Keeping his hands away from what wasn’t his had always been a problem for Jackie O’Rourke.
Jackie worked for Boss Harrigan, a shady Boston pol who had managed to amass a fortune in ways best contemplated in silence. Jackie was good at silence, and quickly became part of Harrigan’s inner circle. Liking the Boss’s flashy style, Jackie took to wearing fancy diamond cufflinks and an expensive pinky ring.
Whatever the Boss had, Jackie wanted, too. That included Harrigan’s wife, a tall, raven-haired beauty with a frosty attitude.
One night at the Boss’s brick mansion, the old man was holding forth about a new construction project in South Boston.
“Now listen to me, boys. I arranged for the contract to go to the Flaherty group. They’ll work hard, nights if they have to, and they’ll finish the job quickly, no questions asked. They’ll make money and so will we. Even better, we’ll make some new friends; it’s always good to have friends in the construction business. Remember that.”
Jackie’s attention had wandered when Harrigan’s wife entered the room. She gave Jackie a look that raised, among other things, his temperature.
“Hey, Jackie! Am I boring you?” thundered the old man.
Jackie quickly returned his attention to the Boss. “No sir.”
Harrigan said nothing, but his shrewd blue eyes regarded Jackie with interest.
Jackie started feeling a pain in his gut. He tried ignoring it, but one morning he woke up feeling like someone had punched him in the stomach. That’s when the doc told him it was cancer. Reeling from the news, Jackie ended up in an unfamiliar part of town and walked into a small bar devoid of patrons. That suited Jackie fine; he didn’t feel like being social.
“Hit me hard,” he told the bartender, a dwarf who stood on a platform to serve drinks.
“You’ve got problems, brother,” the man said.
“I’m not here for tea and sympathy – just pour.”
The dwarf obliged, but then looked into Jackie’s eyes. “Maybe I can help.”
“Can you cure cancer?”
Jackie spoke roughly, wanting the man to leave him be. Instead, the dwarf smiled. “How bad do you want it?”
His face grim, Jackie smiled unpleasantly. “More than I want the cancer.”
“How’d you like to live forever? Disease, injury – nothing could kill you.”
“Pal, I got a tumor the docs can’t do anything about, but you’re gonna make me live forever, huh? Little man, you’re the limit!”
“Think about it: eternal life. Never grow old, never get sick…”
Jackie finished the shot and sat the glass down. “You’re nuts.”
“Maybe… maybe not.” The dwarf held out his hand. “Shake my hand, Jackie.”
“How do you know my name?”
“I said, shake my hand!” The dwarf gabbed Jackie’s hand and held tight. “You’ve just been given a gift. Use it wisely.”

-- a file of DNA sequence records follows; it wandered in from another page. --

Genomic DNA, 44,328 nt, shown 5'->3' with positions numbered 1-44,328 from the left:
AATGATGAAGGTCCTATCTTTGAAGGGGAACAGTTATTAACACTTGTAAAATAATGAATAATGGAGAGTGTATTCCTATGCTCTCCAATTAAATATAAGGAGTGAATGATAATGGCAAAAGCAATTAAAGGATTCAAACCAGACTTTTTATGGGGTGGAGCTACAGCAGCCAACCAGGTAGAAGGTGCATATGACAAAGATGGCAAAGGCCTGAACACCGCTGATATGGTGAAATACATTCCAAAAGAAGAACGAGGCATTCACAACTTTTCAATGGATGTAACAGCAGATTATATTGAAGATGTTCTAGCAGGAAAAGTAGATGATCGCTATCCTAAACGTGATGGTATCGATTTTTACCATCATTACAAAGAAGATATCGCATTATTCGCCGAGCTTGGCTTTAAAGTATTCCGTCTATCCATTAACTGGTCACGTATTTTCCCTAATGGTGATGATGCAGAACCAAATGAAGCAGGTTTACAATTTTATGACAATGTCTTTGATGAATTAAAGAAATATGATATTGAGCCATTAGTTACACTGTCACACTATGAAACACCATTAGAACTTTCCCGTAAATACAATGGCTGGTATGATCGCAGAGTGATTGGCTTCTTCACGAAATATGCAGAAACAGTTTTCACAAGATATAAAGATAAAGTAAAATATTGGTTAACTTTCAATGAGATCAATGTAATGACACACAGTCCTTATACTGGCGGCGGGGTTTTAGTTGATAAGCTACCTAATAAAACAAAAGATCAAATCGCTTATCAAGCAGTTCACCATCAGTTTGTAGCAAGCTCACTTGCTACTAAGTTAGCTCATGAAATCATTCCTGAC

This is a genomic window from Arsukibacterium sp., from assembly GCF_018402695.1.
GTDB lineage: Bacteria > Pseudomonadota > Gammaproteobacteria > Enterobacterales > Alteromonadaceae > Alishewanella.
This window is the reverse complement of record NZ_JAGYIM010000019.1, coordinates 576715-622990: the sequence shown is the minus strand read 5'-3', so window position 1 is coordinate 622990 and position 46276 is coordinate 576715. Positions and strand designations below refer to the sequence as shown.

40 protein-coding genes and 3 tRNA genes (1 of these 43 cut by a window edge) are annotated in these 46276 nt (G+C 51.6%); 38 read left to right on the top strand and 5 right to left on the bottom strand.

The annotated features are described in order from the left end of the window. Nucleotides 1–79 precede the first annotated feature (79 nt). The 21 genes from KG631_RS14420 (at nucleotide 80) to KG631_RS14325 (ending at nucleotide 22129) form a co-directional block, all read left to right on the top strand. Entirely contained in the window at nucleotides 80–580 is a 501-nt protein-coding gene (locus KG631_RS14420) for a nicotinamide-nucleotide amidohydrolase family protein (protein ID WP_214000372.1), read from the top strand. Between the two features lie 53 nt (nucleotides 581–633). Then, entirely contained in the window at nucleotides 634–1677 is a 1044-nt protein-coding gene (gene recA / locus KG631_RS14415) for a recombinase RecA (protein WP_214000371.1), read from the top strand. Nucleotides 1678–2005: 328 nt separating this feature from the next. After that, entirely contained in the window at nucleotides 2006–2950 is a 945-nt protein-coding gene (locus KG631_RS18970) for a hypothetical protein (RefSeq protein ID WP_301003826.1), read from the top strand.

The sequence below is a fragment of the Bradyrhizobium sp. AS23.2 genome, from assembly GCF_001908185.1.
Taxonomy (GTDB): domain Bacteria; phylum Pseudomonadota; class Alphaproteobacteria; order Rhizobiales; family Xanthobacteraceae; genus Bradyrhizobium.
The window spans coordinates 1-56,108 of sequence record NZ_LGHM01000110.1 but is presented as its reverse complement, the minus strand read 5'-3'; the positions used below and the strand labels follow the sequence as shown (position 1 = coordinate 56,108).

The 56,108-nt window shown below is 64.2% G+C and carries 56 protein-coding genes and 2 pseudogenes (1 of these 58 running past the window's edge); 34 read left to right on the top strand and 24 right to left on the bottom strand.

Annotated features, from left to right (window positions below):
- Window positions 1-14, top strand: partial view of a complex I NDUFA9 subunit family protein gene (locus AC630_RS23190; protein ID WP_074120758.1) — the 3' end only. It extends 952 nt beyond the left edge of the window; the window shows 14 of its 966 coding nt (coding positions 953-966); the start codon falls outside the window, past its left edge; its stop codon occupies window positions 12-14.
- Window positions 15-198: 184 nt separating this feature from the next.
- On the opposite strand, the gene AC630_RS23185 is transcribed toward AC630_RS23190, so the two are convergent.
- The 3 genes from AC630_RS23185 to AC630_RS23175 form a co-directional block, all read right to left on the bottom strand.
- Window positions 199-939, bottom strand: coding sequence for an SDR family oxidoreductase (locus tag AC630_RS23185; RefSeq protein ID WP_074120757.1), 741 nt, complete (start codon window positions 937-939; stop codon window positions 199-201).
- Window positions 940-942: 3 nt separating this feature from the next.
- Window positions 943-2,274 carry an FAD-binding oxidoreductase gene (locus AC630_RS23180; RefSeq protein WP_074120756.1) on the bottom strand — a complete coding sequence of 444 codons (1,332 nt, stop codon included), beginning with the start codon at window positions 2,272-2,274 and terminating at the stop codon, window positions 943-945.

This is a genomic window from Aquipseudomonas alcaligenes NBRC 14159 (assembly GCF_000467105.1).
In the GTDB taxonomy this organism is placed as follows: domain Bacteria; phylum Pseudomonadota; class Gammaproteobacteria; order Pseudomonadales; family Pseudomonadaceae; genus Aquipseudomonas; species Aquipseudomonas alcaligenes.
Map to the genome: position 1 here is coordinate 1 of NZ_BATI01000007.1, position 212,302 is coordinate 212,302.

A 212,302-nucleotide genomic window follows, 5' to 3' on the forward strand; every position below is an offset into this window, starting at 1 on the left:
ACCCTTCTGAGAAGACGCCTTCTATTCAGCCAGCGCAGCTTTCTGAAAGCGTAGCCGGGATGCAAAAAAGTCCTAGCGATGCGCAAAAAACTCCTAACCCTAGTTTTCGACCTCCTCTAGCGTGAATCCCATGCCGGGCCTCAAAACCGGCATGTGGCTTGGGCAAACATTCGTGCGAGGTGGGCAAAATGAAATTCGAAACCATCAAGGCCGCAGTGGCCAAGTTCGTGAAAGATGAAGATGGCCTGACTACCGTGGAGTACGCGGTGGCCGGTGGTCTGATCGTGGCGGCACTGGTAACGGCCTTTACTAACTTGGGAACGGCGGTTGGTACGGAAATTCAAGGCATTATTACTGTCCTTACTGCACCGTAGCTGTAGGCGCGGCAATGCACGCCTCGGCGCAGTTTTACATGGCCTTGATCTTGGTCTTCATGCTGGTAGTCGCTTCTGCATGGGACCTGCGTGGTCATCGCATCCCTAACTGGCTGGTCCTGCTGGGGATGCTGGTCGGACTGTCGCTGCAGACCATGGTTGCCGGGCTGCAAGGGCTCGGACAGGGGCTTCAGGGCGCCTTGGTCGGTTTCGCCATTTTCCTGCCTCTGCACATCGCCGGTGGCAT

Sudden heat coursed through Jackie’s body, and he took a step backward, closing his eyes. When he opened them, he saw the room was empty. The dwarf – and the booze – were gone.
Dazed, he wandered out into the street, still thinking about the dwarf. He never saw the truck coming…
“Hey, mister, you okay?”
Jackie looked up into the worried face of the truck driver.
“I thought you were a dead man! Your neck, it’s at a funny angle. Hey, mister! Don’t get up! Wait for the ambulance!”
Jackie wasn’t listening. He touched his neck with both hands, made a slight adjustment, and went on his way.
He remembered the dwarf and smiled.
“Baby… baby,” moaned Jackie into Mrs. Harrigan’s raven tresses. “Why’d you make Jackie wait so long?”
Smiling, she draped a silky thigh over his. “It was worth it, wasn’t it?”
“Baby, you know it.” Hot and hard, he was about to enter her when he heard the sounds of gunfire. Pain ripped into his back and buttocks and he collapsed atop the screaming woman.
Sliding toward oblivion, Jackie heard Harrigan say, “Get the body outta here. You know what to do… they’ll be pouring the concrete tonight…”
His mind foggy, Jackie slowly came to, aware that something wasn’t right.
His face… something was all over his face…
He struggled without success to move arms and legs. He tried to open his mouth, but something was clogging it.
And lots of it, packed tight.
The irony then stung him and he wanted to laugh; instead, tears leaked from his eyes.
Harrigan was right: it was good to have friends in the construction business.
As for Jackie, he had immortality.
Beneath concrete and six feet of dirt.
Word Count: 762
Photo: James Cagney, Movie Actor
Author’s Note: This story is written based on a challenge issued by ThainInVain to write a flash fiction based on the prompt ‘Infinite Jest.’ I certainly went over 500 words, but the story was inspired by the prompt, so I’m crediting ThainInVain for the inspiration. ThainInVain’s weekly challenge can be found here. Be part of the challenge!